Maimonides in His World
Portrait of a Mediterranean Thinker
By Sarah Stroumsa
Princeton University Press, 2009, 222 pages
Reviewed by Israel Drazin - February 19, 2010
Sarah Stroumsa, a professor at Hebrew University in Jerusalem, Israel, agrees with S. Pines, the translator of Moses Maimonides' Guide of the Perplexed, and writes that she "assumes medieval Jewish philosophy to have been shaped by the surrounding culture and impregnated by it." Stroumsa calls Maimonides "cosmopolitan," a person who belongs to more than one subculture, who interacted with each with "insatiable intellectual curiosity." She shows how the Maimonidean concepts fit the philosophies expounded in the areas that Maimonides inhabited, in Spain, Morocco and Egypt.
While this idea might bother some xenophobic and ultra-nationalistic Jews who insist that all Jewish ideas are original and inspired by God, it would not have bothered Maimonides (1138-1204) himself, for Maimonides wrote that the truth is the truth no matter what its source.
Maimonides mentioned frequently that he read everything he could find on a wide variety of subjects, including paganism, and that he based his ideas in large part upon the teachings of the ancient pagan Greek philosopher Aristotle (384-322 BCE). Aristotle also influenced the general Muslim Mediterranean culture where Maimonides lived; therefore Stroumsa's thesis is certainly correct. She presents her thesis clearly and interestingly and with a wealth of detail.
Stroumsa discusses Maimonides views on subjects such as paganism, life after death, resurrection, Jewish heresies, human perfection, history, astronomy, astrology, medicine, the philosopher as a political leader and other subjects.
For example, Stroumsa states that Maimonides agreed with his contemporary Muslim philosopher Averroes (1128-1198), as well as with Abraham ibn Ezra and other Jewish thinkers who lived before him, that the Torah speaks in different ways, saying different things, to the three levels of society: the uneducated multitude, the theologians and the philosophers. Theologians rely on Scripture and seek to rationalize the Bible with selective ideas from science, but only those discoveries that support their view of Scripture. Maimonides considered Saadiah Gaon a theologian. Philosophers, such as Averroes and Maimonides – as well as earlier Jewish thinkers such as Philo and Abraham ibn Ezra – rely on science and explain the Bible based on reason; if Scripture seems unreasonable – such as the story of a snake talking to Eve – they interpret the biblical episode as a parable. Stroumsa compares these ideas with those of Muslims who lived near Maimonides.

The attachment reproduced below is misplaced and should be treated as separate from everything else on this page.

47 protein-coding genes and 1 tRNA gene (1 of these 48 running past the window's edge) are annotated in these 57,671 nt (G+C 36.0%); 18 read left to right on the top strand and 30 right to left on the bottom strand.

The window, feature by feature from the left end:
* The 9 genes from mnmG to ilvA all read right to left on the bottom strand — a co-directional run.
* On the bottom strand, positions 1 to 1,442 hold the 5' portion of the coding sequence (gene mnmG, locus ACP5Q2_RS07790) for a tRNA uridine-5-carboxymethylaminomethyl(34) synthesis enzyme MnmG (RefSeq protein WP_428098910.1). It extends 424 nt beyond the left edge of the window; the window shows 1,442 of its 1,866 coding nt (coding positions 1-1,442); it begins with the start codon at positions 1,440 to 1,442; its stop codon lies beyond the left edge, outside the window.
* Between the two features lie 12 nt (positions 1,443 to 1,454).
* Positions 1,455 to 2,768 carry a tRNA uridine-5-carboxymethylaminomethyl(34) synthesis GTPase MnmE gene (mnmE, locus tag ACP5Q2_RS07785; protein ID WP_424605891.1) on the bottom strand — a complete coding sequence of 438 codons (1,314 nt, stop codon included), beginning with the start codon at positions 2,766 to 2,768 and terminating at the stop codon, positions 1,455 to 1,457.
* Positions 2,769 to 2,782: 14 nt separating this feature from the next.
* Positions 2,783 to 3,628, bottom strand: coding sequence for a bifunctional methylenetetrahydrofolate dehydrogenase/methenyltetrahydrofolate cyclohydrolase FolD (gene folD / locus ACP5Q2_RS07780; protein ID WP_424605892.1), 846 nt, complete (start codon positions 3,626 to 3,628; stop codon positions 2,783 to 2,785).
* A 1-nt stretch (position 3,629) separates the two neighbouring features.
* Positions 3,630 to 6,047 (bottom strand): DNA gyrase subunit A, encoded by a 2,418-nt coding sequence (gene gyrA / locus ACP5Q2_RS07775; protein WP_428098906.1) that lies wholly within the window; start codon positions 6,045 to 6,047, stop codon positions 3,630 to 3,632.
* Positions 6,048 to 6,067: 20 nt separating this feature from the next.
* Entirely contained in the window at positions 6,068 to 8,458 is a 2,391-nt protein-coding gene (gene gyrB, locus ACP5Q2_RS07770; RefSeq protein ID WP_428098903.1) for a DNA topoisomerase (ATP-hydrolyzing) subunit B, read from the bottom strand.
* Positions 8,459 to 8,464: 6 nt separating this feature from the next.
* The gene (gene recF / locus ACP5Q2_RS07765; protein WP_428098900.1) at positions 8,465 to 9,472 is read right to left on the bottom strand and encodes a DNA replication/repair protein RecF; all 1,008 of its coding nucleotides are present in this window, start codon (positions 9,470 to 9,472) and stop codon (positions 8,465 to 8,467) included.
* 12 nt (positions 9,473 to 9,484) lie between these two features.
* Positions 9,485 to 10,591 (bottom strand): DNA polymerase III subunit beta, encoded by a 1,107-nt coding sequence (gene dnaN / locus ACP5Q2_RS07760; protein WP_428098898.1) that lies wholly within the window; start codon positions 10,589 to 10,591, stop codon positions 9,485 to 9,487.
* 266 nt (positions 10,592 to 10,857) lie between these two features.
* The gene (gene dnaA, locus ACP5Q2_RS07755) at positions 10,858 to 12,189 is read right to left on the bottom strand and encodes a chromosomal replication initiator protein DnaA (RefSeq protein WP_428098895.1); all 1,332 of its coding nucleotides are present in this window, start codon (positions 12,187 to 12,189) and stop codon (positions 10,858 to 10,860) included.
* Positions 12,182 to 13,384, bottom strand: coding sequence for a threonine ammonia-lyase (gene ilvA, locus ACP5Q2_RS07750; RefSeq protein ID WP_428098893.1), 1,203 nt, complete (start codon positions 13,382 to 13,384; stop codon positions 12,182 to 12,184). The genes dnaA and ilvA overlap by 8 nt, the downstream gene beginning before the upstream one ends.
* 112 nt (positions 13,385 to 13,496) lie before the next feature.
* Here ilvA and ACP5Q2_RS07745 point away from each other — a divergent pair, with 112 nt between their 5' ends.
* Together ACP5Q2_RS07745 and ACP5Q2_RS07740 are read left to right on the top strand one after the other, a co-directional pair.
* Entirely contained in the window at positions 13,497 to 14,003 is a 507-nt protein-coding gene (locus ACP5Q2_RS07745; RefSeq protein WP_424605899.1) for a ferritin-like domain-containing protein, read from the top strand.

Another example is Stroumsa's discussion of Maimonides' view of medicine. Maimonides heaped abuse in strong language on people who relied on God to cure them rather than use medicines. He called such talk "ravings." Yet, he felt that doctors must know more than medicine. Thus he down-graded and insulted the philosophical qualities of two "philosophers" by saying that they are "only a physician." Stroumsa shows how other philosophers of the area had the same ideas.
Maimonides was an accomplished doctor. Ibn Abi Usaybi'a said Maimonides "could cure the heavenly bodies from their chronic ailments," meaning remove the spots off of the moon. Yet, Stroumsa writes that he was reasonably cautious and preferred "to work with other physicians (generally Muslims)" and "would not rely on his own opinion alone."
Stroumsa recognizes that because of his immense intellect, Maimonides was an elitist; however, he and many Muslim thinkers of his time were convinced that some fundamentals ought to be taught to people belonging to all levels of society. Thus, he wrote the famous thirteen principle of Judaism for the general population. His main idea is that people should know that God has no human body. This now generally accepted principle conflicted with the general Jewish view of the time, and Maimonides was severely criticized for teaching it.
Thus, Stroumsa offers her readers a clearer presentation of Maimonides' thoughts on a wide variety of subjects by showing how his teachings mesh with those of his contemporaries.